Contract Abandonment: The need to borrow a leaf from Prince Tonye Princewill
The democratic history of Nigeria especially from 1999 till now, is replete with cases of contract abandonment. It is no longer rare to see road, ecological, building of hospital and school blocks contracts, etc abandoned by contractors in Nigeria. But if one may ask, what is responsible for this unprogressive development?
Greed, an extension of bribery and corruption is a suspect factor that has brought us where we are today, in terms of unimpressive infrastructural facilities in the country. Can a contractor with uncontrollable, unquenchable and avid greed for money offer any good thing to Nigerians in relation to execution of duly signed road contracts? No doubt contractors with this ignoble trait (greed) hardly execute federal, state or local government road contracts entered into, instead they desert them and disappear into the thin air with tax payer's money.
Another is the vendetta attitude or disposition of powerful contractors and politicians who are members of the ruling party, to whom such contracts are given and who believe that a particular constituency or local government voted the ruling party out in election. If the party in question manages to rig itself back into power, what do you think will be the fate of such local government or constituency if road contract is sited there and given to the above powerful politicians or contractors? Definitely, they will abandon it and divert the fund into their bottomless vaults. How reprehensible you may say, but that is the truth.
Needless, criminal, illegal and outrageous demands of money from contractors who are mandated to execute road projects by youths who have constituted themselves into nuisance, social misfits and anti-development forces, has in no mean measure contributed to the abandonment of contracts, especially when threat to life is stressed by the youths. Related to the aforesaid, is the activities of criminal elements parading under the cloak of freedom fighters, who abduct, harass and threaten both local and foreign contractors and subsequently ask for awe-inspiring ransom. It is based on this background that the Executive governor in Rivers State, Hon. Rotimi Chibuike Amaechi proposing a bill to be known as “Ikwere Law” when passed into law, to the state house of assembly. The aim of which is to deter youths from demanding “marching ground” from contractors or risk spending three years in prison without an option of fine.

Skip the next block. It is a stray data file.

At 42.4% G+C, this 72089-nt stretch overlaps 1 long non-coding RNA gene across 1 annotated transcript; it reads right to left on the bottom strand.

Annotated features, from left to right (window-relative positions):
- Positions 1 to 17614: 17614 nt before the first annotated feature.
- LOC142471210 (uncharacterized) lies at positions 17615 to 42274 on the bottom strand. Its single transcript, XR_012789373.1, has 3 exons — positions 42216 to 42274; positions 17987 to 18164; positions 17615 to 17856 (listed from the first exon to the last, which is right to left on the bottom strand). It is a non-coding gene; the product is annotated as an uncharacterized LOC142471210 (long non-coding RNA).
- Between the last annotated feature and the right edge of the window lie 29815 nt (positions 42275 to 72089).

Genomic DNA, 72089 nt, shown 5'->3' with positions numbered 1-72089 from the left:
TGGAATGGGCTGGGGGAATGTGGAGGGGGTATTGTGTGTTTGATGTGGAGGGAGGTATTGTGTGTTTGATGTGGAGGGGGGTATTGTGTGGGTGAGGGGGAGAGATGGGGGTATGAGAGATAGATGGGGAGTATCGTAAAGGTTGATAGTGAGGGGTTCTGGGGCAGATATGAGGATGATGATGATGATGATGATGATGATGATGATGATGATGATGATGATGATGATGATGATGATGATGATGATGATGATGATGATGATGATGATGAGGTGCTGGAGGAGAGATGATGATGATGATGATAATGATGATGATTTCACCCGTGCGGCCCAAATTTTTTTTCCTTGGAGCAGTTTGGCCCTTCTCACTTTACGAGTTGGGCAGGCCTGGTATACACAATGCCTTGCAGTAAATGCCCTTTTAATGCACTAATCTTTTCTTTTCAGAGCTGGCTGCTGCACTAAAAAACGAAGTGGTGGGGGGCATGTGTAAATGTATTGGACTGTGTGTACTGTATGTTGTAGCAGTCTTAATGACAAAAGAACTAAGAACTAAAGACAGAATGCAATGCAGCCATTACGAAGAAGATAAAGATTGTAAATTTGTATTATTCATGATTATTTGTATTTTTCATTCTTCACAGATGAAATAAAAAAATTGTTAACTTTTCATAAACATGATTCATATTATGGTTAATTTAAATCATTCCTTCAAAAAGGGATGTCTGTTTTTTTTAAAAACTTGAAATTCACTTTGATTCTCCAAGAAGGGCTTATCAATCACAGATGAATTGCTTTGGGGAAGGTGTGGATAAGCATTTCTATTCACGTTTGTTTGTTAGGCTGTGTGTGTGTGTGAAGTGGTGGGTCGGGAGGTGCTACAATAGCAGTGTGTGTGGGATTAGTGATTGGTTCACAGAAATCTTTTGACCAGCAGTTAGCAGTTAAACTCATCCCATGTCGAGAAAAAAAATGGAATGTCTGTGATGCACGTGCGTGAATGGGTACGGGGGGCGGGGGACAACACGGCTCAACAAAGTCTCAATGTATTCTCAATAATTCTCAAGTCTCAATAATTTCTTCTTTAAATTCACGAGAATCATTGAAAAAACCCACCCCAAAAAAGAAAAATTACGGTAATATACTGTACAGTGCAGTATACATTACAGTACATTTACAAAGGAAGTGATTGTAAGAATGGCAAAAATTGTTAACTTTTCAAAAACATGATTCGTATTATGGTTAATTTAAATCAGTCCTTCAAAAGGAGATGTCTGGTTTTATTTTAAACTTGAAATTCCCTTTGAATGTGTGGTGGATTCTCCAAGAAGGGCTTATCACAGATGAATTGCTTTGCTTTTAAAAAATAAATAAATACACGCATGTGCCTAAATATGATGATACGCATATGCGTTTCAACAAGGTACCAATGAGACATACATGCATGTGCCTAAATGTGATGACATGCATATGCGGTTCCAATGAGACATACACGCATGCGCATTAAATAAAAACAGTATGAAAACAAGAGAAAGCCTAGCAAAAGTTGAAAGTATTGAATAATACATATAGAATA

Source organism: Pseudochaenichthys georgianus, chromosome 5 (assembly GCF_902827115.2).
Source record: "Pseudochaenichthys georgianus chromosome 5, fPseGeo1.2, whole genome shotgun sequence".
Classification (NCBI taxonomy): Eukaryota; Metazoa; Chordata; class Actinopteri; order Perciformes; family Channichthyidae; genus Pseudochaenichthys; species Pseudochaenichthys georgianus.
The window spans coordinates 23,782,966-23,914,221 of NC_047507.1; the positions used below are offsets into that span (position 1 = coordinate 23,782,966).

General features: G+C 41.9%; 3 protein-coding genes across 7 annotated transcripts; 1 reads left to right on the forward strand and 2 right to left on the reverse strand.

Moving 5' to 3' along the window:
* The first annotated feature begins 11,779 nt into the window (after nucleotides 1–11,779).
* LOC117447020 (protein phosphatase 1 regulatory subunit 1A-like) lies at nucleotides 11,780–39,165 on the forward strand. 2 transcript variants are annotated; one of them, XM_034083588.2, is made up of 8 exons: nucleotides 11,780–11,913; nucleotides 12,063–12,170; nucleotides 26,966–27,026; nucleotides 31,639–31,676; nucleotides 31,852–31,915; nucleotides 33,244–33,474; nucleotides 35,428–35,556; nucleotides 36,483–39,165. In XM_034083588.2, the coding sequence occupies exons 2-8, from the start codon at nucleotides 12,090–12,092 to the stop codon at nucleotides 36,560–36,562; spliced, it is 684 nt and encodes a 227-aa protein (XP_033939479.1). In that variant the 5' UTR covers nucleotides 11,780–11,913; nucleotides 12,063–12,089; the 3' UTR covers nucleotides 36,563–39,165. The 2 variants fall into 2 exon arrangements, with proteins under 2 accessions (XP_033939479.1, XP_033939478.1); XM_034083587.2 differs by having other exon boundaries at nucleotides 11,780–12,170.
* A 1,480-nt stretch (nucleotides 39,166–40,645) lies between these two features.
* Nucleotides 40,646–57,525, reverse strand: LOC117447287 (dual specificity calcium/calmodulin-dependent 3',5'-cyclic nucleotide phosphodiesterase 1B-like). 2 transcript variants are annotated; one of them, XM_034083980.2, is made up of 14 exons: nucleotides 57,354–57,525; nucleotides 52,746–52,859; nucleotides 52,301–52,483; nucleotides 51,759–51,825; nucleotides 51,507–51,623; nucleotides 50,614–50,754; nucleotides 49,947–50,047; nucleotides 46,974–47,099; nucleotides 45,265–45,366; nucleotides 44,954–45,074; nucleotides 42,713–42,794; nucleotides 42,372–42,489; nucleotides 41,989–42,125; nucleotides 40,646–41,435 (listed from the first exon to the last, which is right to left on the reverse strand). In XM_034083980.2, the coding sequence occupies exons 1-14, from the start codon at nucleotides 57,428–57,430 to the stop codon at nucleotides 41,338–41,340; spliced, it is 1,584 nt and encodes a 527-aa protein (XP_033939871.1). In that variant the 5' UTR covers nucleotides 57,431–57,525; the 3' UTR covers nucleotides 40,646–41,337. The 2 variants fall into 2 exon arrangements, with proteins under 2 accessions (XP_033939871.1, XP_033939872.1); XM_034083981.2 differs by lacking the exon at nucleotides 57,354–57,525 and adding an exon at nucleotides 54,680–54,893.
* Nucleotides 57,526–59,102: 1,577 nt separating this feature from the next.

It was also based on the issue of contract abandonment that Hon. Rotimi Chibuike Amaechi, the governor of Rivers State, at the 80th birth of King (Prof.) TJT Princewill, Amachree the XI, the Amanyanabo of Kalabari Kingdom accused some of his (King TJT Princewill's) subjects for the desertion of road projects sited there in the past. When the Executive governor of the state demanded for land where development projects such as Model Primary Schools and Hospital which accrue to the Kingdom would be sited, the inhabitants of Kalabari land present at the occasion chorused “sand fill, sand fill”. By sand fill, sand fill, they were referring to “Buguma Shore Protection Project” commendably executed by Prince Tonye Princewill who is the Chief Executive Officer of River Drill Group of Company, the company the contract was awarded to. My question now is, if the above mentioned project was abandoned just like the Trans-kalabari Road Project by past administration and politicians of Kalabari extraction, will the Kalabaris say, sand fill, sand fill? The answer is capital “No”.
It is therefore, sine qua non for individuals, politicians and contractors to whom any form of contract is given, to emulate the example of Prince Tonye Princewill, in order to either leave their footprints in the sand of time or write their names in gold by executing such project to its logical end for the benefit of all.
Nwaorgu Faustinus, a Socio-Political Commentator writes from Igboetche, Port Harcourt, Rivers State.